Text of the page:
Food for thought – How a child discovers his or her bilingual identity

When reading bilingual parents’ questions on forums and Facebook groups dedicated to bi-/multilingualism, you often get these comments that maybe toddlers are too young to understand that they are using different/several languages, and the parents often wonder if their little one will get confused.

My 3-year-old has recently given me food for thought on the topic of the discovery of her trilingual identity. From my experience with her and her elder sister, I think toddlers might not always be conscious of it and use the “right” language based on circumstances they identify. A bit like a reflex action. However, they will grow to understand bilingualism at toddlerhood or just at the end of it.

Nine months ago, my daughter had a strong language bias for English and her Spanish lagged a little behind, so I decided to support my husband by ceasing to translate Spanish books to English and let her hear me use her dad’s language. It had a very strong impact on her. The first time she heard me read her a bedtime story in Spanish, she stared at me in utter surprise and asked “In Spanish, Mummy? In Spanish?”. Over the following two weeks, she continued expressing her surprise and even protested on a couple of occasions.

Her dad eventually gave suit and also stopped translating English books to Spanish. Her 2 minority languages are now roughly equally balanced (though with still a very slight inclination towards English). She now clearly identifies her English books from her Spanish books and what language to expect to hear from her reader.  She has adapted to the change in the language use, and the circumstances she had previously identified as sparking a given language.

Over the past month, my little one has started picking up on people speaking different languages and has fun with it. She knows Mummy and Daddy speak the same language as her (English, Spanish and French), but that with her, Mummy uses English, whilst Daddy uses Spanish. Notwithstanding, over the past month, she has cheekily insisted on a regular basis for me to read Spanish books to her, and her dad English books! It amuses her greatly to see us switch languages.

This Easter, we have my in-laws visiting. Over breakfast one morning, our little one played nearby and probably overheard her granddad marvelling at her being trilingual and generally being a good speaker. A few minutes later, as her granddad joined her to play, our little one asked him “Why do you only speak Spanish?”. Her innocence made us all smile. But I guess it is also part of this process of discovering her multilingual ability and identity.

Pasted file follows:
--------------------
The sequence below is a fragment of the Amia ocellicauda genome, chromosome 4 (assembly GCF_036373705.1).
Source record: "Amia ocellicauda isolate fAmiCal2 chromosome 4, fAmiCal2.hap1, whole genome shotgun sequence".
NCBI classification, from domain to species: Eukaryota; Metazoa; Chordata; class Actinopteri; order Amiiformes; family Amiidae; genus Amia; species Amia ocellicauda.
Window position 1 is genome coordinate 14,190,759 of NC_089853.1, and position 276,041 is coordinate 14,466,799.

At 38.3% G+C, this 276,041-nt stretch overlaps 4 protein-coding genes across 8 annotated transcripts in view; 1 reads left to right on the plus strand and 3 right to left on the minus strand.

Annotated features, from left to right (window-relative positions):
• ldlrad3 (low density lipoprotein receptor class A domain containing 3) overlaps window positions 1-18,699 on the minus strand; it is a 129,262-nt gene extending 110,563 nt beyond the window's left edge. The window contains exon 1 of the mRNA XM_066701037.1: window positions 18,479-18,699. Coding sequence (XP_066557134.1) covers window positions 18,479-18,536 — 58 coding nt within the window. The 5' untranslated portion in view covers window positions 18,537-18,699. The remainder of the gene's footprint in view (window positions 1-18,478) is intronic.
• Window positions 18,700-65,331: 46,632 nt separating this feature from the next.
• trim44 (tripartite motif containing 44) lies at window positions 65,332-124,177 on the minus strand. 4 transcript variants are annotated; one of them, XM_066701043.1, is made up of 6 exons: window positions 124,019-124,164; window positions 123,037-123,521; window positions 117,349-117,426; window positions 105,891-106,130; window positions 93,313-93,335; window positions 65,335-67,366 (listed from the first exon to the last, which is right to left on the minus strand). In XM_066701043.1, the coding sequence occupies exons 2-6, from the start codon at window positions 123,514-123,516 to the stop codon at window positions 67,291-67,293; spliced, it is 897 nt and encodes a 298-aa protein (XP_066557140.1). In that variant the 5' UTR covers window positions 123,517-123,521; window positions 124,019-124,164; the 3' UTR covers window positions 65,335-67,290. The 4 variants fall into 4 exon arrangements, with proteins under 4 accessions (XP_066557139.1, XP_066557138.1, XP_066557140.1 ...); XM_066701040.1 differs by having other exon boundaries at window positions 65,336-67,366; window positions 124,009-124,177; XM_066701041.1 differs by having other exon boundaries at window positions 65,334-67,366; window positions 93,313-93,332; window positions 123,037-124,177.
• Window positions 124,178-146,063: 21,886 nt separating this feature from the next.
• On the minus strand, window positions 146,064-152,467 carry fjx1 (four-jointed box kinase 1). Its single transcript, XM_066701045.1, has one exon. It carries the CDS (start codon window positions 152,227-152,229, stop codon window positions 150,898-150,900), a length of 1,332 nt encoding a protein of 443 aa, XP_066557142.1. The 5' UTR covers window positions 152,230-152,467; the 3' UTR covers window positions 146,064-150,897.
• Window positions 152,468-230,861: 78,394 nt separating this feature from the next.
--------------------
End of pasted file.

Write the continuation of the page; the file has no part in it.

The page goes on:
A few days later, she asked me about what language I used with her Spanish granny and French granny and why.  Here again, she seemed to discover they were both monolinguals.

Just like a child develops his or her personality at toddlerhood (after all, what are the “Terrible Twos” for? 😉 ), the child’s bilingual identity seems to follow a similar path. When a very small child, the use of the minority language seems to be a sort of reflex action or habit; just like eating. The child understands the mechanism but does not necessarily think beyond that. It is only as your child asserts his or her personality with likes and dislikes, and observes the world around them with their newly acquired “maturity”, that they rediscover their environment. As a baby, s/he might have eaten food without much thought about it, they just understood that if they ate they would stop feeling hungry.  As s/he asserts him/herself, the child suddenly discovers their likes/dislikes, observes other eaters, and so on. With his/her use of languages, it is a similar process. The child will start understanding what s/he likes or dislikes about their languages, and what languages other people use. 😉

To me, this discovery feels like a milestone in building the child’s bilingual identity. Let’s see how this milestone will interact with another important one: the beginning of Majority Language schooling.


  1. This is really interesting. My daughter is clearly identifying her main languages Spanish and English at 2.5. She seems to mistake French for English as French is only introduced through songs and her English is much weaker than her Spanish as we so minority language at home.

    Liked by 1 person

  2. Ha! I love how she is surprised at her grandparents’ monolingualism! So sweet. My oldest is 4 and I love that he never challenges us on why we speak different languages. It’s so normal to him. I grew up monolingual too and can’t help but think how much richer it would have been had my mum or grandmother decided to pass on her mother tongue to me (Dutch).

    Liked by 1 person

    1. That is so wonderful that he never challenges it, Audrey! :). It is such a beautiful illustration of #multilingualisnormal 🙂 What languages do you speak in your home?
      I agree with you that 2 or more languages in childhood makes the latter richer :). Have you eventually learnt Dutch as an adult?


      1. We speak English and Italian at home. We live in Mallorca, Spain so already children are normally bilingual with Catalan and Spanish. We have many friends who speak different languages so it’s the norm.
        I haven’t yet learnt Dutch but I think one day I will try. We have a Dutch friend here who sometimes speaks a little bit of Dutch to the kids, it’s sweet as it reminds me of my grandmother.

        Liked by 1 person

      2. Definitely #multilingualisnormal then! 😉
        A new language to learn: what a great project! I’d definitely like to do that when my kids are a little older and I have more time to concentrate on that. And why not, have them learn with me if they are curious. 🙂
        Wishing you a lovely day under the Mallorquín sunshine. 😉


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